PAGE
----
What are the instruments that give flexibility to Derivatives and make them lucrative for traders?
What’s a derivative?
When two or more parties make a contract whose values are based on agreed upon underlying financial assets, securities or index, some common instruments that include bonds, currencies, market indexes, stocks, and commodities.
Why the need for derivatives?
It soundtracks one's overall investments, assortment into commodities and currencies which help to increase risk-adjusted returns and at the same time reduce risks.
If traded wisely it can be profitable overpowering losses.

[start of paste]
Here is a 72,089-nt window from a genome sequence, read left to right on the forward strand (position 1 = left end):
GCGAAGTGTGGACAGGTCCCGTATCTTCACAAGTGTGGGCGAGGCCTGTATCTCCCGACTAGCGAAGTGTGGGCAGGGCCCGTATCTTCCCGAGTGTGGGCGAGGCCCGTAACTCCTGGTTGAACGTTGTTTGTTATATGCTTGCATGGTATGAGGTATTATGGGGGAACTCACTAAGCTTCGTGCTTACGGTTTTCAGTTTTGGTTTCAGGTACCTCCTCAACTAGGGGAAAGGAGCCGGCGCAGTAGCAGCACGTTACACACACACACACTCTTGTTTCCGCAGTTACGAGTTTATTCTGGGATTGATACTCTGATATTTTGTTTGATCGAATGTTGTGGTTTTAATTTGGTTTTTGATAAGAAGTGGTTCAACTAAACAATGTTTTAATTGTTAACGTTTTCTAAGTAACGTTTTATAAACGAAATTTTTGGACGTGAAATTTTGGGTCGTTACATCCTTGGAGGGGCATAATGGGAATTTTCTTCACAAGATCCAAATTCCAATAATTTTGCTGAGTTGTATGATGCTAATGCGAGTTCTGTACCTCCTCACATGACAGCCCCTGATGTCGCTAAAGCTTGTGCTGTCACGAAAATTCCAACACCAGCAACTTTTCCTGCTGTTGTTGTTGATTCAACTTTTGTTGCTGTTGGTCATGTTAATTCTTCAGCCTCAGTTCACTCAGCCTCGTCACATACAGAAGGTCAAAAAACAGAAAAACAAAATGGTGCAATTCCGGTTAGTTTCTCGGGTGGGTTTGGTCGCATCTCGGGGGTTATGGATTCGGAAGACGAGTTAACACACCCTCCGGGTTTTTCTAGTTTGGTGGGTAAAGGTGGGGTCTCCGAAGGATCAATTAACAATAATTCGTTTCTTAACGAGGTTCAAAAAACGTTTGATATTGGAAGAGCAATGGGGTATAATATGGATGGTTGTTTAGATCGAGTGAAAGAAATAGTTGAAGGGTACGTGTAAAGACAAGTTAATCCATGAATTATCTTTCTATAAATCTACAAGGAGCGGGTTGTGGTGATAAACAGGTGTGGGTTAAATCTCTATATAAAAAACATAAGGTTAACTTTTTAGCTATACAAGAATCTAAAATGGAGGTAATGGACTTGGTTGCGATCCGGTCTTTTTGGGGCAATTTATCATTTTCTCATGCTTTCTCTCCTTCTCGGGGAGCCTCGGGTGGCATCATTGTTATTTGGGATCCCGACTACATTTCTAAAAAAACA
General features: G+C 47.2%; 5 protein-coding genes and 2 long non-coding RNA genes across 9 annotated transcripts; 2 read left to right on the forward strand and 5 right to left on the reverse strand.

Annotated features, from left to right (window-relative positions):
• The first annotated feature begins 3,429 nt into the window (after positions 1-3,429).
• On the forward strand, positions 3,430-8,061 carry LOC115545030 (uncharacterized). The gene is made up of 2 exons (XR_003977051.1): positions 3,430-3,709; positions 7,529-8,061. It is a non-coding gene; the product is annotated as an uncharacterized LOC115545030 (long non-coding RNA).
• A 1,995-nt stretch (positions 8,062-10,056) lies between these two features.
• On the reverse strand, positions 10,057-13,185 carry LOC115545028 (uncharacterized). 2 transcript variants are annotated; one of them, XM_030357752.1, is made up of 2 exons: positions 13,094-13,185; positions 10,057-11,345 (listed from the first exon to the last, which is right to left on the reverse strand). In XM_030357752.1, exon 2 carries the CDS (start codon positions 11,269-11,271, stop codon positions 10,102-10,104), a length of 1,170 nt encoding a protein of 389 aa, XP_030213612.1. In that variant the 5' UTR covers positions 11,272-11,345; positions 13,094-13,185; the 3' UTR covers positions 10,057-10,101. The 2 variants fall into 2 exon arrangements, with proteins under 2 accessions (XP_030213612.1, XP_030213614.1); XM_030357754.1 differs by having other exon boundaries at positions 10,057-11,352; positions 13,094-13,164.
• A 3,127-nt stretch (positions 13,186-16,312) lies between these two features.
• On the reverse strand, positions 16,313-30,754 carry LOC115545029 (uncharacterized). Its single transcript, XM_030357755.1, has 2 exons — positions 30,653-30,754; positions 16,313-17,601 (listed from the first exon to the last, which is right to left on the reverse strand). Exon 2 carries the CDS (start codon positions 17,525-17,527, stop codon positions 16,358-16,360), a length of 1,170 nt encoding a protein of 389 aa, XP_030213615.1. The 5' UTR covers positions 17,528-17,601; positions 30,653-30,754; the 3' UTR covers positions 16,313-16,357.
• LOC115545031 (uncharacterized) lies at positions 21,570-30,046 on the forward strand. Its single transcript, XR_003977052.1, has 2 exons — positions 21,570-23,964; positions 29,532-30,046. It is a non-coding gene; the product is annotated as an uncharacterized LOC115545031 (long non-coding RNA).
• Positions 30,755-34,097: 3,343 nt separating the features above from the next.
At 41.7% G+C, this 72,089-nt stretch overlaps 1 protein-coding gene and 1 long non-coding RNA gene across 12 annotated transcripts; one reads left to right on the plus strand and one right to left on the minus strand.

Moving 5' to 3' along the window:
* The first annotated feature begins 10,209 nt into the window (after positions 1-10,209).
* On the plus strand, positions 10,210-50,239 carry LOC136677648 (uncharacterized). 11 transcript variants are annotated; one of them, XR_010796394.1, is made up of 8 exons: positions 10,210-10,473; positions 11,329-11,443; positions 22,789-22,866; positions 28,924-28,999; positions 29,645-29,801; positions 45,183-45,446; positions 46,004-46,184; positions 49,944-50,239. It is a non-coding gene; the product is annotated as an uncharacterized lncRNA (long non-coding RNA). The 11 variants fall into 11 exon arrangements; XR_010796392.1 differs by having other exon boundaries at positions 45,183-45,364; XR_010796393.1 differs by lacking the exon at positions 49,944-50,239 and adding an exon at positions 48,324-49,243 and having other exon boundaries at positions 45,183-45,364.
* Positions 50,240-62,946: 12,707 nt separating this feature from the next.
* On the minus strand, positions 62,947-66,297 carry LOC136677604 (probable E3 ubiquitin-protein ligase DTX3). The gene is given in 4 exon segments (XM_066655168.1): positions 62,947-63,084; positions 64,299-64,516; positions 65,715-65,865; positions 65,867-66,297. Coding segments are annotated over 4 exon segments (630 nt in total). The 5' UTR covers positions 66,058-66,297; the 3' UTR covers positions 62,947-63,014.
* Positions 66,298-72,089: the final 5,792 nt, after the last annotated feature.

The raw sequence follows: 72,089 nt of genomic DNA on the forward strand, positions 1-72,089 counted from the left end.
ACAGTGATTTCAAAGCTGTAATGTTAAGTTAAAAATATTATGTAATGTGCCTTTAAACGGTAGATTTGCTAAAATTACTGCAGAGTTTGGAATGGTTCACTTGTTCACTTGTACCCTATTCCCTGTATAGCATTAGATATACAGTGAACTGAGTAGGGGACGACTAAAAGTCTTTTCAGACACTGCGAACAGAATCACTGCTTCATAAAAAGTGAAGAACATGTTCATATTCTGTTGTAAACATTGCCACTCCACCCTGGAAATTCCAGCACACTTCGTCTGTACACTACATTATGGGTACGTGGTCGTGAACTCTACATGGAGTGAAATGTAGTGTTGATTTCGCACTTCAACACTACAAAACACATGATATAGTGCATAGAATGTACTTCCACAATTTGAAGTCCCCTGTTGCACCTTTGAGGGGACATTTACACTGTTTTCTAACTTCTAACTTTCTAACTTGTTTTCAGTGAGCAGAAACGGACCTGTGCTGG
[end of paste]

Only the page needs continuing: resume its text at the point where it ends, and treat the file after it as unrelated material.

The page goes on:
Futures and Options are the two types of derivatives
Futures contract: An agreed upon deal by two parties to buy or sell assets somewhere in the future at an agreed price. These settlements are all in cash at NSE.
Options: An option is an authority, but not the compulsion to sell or buy the necessity at a stated price and on a stated date. While the buyer of an option buys the right to exercise his option by paying the premium, the writer of the option receives the option premium and is obliged to sell or buy the assets if exercised upon by the buyer.
The two types of options are Calls and Puts option. “Calls” gives the buyer rights but not the obligation of buying a given quantity of the asset at a certain price on or before the said given future date.
“Puts” gives the consumer the authority, but not the compulsion to trade a given amount of commodity at a particular price on or earlier than a given future date. All the options contracts are e settled in cash.